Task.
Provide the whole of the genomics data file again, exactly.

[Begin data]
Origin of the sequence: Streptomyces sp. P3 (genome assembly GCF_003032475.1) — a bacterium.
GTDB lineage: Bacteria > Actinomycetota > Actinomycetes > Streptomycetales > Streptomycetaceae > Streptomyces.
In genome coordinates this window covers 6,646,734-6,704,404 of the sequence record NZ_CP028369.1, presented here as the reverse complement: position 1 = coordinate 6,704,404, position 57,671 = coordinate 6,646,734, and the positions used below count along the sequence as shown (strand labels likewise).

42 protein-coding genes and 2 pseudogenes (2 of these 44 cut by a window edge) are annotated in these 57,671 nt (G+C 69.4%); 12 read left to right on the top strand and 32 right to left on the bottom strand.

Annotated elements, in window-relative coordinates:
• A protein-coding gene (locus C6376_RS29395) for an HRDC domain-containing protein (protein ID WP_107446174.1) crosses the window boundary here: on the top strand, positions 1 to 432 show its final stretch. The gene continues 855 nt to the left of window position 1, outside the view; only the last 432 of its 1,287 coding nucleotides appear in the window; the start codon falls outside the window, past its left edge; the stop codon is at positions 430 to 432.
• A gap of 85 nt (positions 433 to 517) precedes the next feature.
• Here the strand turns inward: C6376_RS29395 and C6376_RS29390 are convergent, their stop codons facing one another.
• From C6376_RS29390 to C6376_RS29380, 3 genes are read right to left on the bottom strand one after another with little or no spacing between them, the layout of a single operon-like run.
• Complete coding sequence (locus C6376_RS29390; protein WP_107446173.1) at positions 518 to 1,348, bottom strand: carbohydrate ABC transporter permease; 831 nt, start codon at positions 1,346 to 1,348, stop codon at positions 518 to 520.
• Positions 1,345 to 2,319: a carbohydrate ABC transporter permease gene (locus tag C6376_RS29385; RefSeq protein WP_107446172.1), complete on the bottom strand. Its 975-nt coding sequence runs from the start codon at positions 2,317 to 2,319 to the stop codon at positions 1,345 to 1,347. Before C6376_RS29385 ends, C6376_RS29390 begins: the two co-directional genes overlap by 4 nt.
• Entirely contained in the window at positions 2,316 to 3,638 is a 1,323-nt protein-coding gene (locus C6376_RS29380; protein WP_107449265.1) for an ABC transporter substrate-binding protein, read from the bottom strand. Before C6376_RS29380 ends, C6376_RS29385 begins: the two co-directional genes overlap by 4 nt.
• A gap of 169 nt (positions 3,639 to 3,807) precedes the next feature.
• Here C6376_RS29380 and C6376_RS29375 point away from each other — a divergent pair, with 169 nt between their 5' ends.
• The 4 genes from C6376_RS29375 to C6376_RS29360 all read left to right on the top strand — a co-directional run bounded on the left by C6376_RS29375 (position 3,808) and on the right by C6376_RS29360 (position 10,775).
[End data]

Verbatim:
Origin of the sequence: Streptomyces sp. P3 (genome assembly GCF_003032475.1) — a bacterium.
GTDB lineage: Bacteria > Actinomycetota > Actinomycetes > Streptomycetales > Streptomycetaceae > Streptomyces.
In genome coordinates this window covers 6,646,734-6,704,404 of the sequence record NZ_CP028369.1, presented here as the reverse complement: position 1 = coordinate 6,704,404, position 57,671 = coordinate 6,646,734, and the positions used below count along the sequence as shown (strand labels likewise).

42 protein-coding genes and 2 pseudogenes (2 of these 44 cut by a window edge) are annotated in these 57,671 nt (G+C 69.4%); 12 read left to right on the top strand and 32 right to left on the bottom strand.

Annotated elements, in window-relative coordinates:
• A protein-coding gene (locus C6376_RS29395) for an HRDC domain-containing protein (protein ID WP_107446174.1) crosses the window boundary here: on the top strand, positions 1 to 432 show its final stretch. The gene continues 855 nt to the left of window position 1, outside the view; only the last 432 of its 1,287 coding nucleotides appear in the window; the start codon falls outside the window, past its left edge; the stop codon is at positions 430 to 432.
• A gap of 85 nt (positions 433 to 517) precedes the next feature.
• Here the strand turns inward: C6376_RS29395 and C6376_RS29390 are convergent, their stop codons facing one another.
• From C6376_RS29390 to C6376_RS29380, 3 genes are read right to left on the bottom strand one after another with little or no spacing between them, the layout of a single operon-like run.
• Complete coding sequence (locus C6376_RS29390; protein WP_107446173.1) at positions 518 to 1,348, bottom strand: carbohydrate ABC transporter permease; 831 nt, start codon at positions 1,346 to 1,348, stop codon at positions 518 to 520.
• Positions 1,345 to 2,319: a carbohydrate ABC transporter permease gene (locus tag C6376_RS29385; RefSeq protein WP_107446172.1), complete on the bottom strand. Its 975-nt coding sequence runs from the start codon at positions 2,317 to 2,319 to the stop codon at positions 1,345 to 1,347. Before C6376_RS29385 ends, C6376_RS29390 begins: the two co-directional genes overlap by 4 nt.
• Entirely contained in the window at positions 2,316 to 3,638 is a 1,323-nt protein-coding gene (locus C6376_RS29380; protein WP_107449265.1) for an ABC transporter substrate-binding protein, read from the bottom strand. Before C6376_RS29380 ends, C6376_RS29385 begins: the two co-directional genes overlap by 4 nt.
• A gap of 169 nt (positions 3,639 to 3,807) precedes the next feature.
• Here C6376_RS29380 and C6376_RS29375 point away from each other — a divergent pair, with 169 nt between their 5' ends.
• The 4 genes from C6376_RS29375 to C6376_RS29360 all read left to right on the top strand — a co-directional run bounded on the left by C6376_RS29375 (position 3,808) and on the right by C6376_RS29360 (position 10,775).